In my humble opinion, it is not an issue of a “game of thrones” but of a unified rush to the Tomb of the Resurrection. A great human element exists therein, but we must recall the image of the Apostles Peter and John as they “ran together” to Christ’s Tomb after His Resurrection, whereby St. Gregory the Theologian characterized their run as a “good competition”. If you recognize some of the “Eastern” leaders-runners in this, then you will have grasped the point. It is precisely the Council’s “dialectic” that has driven out the idea of a supreme rule of one over many. Each gathering of the Synod is opened with a prayer of the invocation of the Holy Spirit who unites all Christians in the body of Christ on both a local and universal level simultaneously. What determines an ancient Apostolic Canon is a balance, that is, mutual respect in relations between bishops with the first (presiding) bishop, while the conciliarity (synodality) of all the bishops is emphasized at the same time, in their pastoring and organizing of the entire Church.
Question: There are indications that the Antiochian Church will not participate in the work of the Council, as well as the decision of the Georgian Church to reject one of the documents, which will be presented for approval. Can such actions endanger the convening of the Council, its significance and the unity among Orthodox Churches in general?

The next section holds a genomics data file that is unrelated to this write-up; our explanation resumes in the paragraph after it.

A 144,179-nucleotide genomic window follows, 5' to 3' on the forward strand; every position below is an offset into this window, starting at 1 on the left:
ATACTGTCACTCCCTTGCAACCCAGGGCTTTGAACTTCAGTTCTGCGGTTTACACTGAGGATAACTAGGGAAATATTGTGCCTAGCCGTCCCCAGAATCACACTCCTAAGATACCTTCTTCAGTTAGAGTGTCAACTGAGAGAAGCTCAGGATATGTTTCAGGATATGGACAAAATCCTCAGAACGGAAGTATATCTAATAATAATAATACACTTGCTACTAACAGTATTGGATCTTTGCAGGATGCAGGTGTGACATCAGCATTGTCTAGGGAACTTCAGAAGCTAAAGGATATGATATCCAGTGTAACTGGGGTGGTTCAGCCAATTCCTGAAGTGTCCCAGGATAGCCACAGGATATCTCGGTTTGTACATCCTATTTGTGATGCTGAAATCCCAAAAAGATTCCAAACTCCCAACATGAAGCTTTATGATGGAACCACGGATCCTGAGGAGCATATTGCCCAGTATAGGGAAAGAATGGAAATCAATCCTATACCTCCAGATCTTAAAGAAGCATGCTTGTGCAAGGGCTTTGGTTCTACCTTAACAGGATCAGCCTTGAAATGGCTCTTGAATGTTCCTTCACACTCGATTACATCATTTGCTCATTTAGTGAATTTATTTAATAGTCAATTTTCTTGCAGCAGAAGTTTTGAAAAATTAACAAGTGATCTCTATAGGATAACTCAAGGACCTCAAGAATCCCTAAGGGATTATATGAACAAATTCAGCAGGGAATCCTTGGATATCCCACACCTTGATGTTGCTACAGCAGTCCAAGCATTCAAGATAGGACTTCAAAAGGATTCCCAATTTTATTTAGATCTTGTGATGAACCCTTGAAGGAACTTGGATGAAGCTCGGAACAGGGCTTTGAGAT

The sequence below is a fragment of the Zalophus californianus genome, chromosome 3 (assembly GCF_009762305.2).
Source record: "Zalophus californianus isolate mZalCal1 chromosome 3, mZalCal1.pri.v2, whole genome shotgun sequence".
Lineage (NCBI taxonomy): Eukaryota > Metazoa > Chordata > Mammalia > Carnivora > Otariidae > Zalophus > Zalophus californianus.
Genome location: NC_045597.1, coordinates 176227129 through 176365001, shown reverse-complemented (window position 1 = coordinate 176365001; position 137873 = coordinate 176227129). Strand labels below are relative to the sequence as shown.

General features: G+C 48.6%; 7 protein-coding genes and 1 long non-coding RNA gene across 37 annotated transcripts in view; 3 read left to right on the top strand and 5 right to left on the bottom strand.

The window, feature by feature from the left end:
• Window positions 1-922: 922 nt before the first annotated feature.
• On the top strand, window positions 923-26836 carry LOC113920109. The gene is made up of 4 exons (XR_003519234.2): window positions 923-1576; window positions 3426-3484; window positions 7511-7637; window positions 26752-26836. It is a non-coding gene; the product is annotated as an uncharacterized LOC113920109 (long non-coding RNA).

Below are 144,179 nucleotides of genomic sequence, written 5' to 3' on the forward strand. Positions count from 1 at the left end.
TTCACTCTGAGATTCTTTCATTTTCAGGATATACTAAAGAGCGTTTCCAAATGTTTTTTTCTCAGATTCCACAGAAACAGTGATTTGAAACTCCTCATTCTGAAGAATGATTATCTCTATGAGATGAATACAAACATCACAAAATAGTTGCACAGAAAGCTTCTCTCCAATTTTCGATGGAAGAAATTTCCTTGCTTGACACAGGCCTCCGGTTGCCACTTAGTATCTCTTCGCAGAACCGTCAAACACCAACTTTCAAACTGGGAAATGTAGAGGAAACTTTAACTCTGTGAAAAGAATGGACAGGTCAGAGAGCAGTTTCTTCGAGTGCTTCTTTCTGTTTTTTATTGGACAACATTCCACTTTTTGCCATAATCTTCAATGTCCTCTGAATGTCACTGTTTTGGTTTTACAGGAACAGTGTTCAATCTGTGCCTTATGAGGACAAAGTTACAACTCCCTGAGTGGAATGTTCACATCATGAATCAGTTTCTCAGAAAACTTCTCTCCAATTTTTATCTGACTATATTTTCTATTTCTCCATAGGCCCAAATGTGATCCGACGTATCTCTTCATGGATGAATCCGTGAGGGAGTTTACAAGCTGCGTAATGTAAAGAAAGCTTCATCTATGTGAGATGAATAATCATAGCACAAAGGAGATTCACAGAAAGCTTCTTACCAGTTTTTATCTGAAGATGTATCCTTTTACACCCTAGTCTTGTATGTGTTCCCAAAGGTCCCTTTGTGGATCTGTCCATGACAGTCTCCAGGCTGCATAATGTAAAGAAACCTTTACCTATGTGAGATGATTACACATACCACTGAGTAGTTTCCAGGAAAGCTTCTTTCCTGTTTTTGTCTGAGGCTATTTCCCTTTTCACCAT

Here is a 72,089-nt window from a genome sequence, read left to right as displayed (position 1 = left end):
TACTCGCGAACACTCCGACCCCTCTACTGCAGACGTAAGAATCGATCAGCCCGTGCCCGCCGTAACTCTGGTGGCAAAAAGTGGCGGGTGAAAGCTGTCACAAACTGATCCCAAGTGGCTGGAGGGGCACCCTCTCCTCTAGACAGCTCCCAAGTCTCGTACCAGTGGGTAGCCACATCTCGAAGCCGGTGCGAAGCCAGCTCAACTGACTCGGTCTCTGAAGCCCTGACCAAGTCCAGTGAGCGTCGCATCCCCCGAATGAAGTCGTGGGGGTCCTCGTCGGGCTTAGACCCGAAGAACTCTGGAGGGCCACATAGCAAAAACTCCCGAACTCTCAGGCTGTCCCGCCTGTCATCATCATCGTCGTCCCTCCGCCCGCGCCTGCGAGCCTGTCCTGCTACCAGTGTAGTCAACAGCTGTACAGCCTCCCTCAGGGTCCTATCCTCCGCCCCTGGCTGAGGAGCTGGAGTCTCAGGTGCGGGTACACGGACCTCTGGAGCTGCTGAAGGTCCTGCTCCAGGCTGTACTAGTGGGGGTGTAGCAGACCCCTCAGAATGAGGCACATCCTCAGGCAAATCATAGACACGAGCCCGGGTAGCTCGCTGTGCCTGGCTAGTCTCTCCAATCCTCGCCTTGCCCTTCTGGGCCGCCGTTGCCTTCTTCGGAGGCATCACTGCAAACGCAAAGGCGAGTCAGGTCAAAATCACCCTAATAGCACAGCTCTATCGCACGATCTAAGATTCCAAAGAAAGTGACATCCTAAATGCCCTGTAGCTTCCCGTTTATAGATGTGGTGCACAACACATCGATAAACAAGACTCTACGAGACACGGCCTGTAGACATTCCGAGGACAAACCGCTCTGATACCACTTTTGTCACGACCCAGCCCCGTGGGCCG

Answer: The Council will be an expression of unity inasmuch as it does not close its eyes to the real problems, and if it succeeds, for instance, in a conciliar manner to heal the divisions or problems in relations between Jerusalem and Antioch, Serbia and Romania, Russia and Constantinople, etc., without prejudicing the decisions. Each local Church lives in the reality of the Future age with its own dynamic, thus it is to be expected that in different geographic and political regions different views exist regarding different issues. This, however, must not be an obstacle for the general effort that the universal and unaltered evangelical message be communicated “with one mouth and one heart.” I am afraid that some individuals are too comfortably reclined in the armchair of conservatism. But history provides a lesson: It is indicative that Polycarp, the famous Bishop of Smyrna, at about the year 155 visited his Roman fellow brother Anicetus to discuss with him the disputable issue of the date of Pascha. Although they did not agree in all things, imagine, they nonetheless served the Liturgy together after which Polycarp returned to Smyrna—to his martyrdom.
The Holy Eucharist also heals unseen wounds. I sincerely hope the Council will do the same. In the history of the Church, every heresy or schismatic division inspired the activation of the healthy ecclesial powers for the healing of divisive tendencies in the body of Christ, with the final goal of preserving unity. The Council can succeed in drawing light even from something that is so narrow and dark as schism.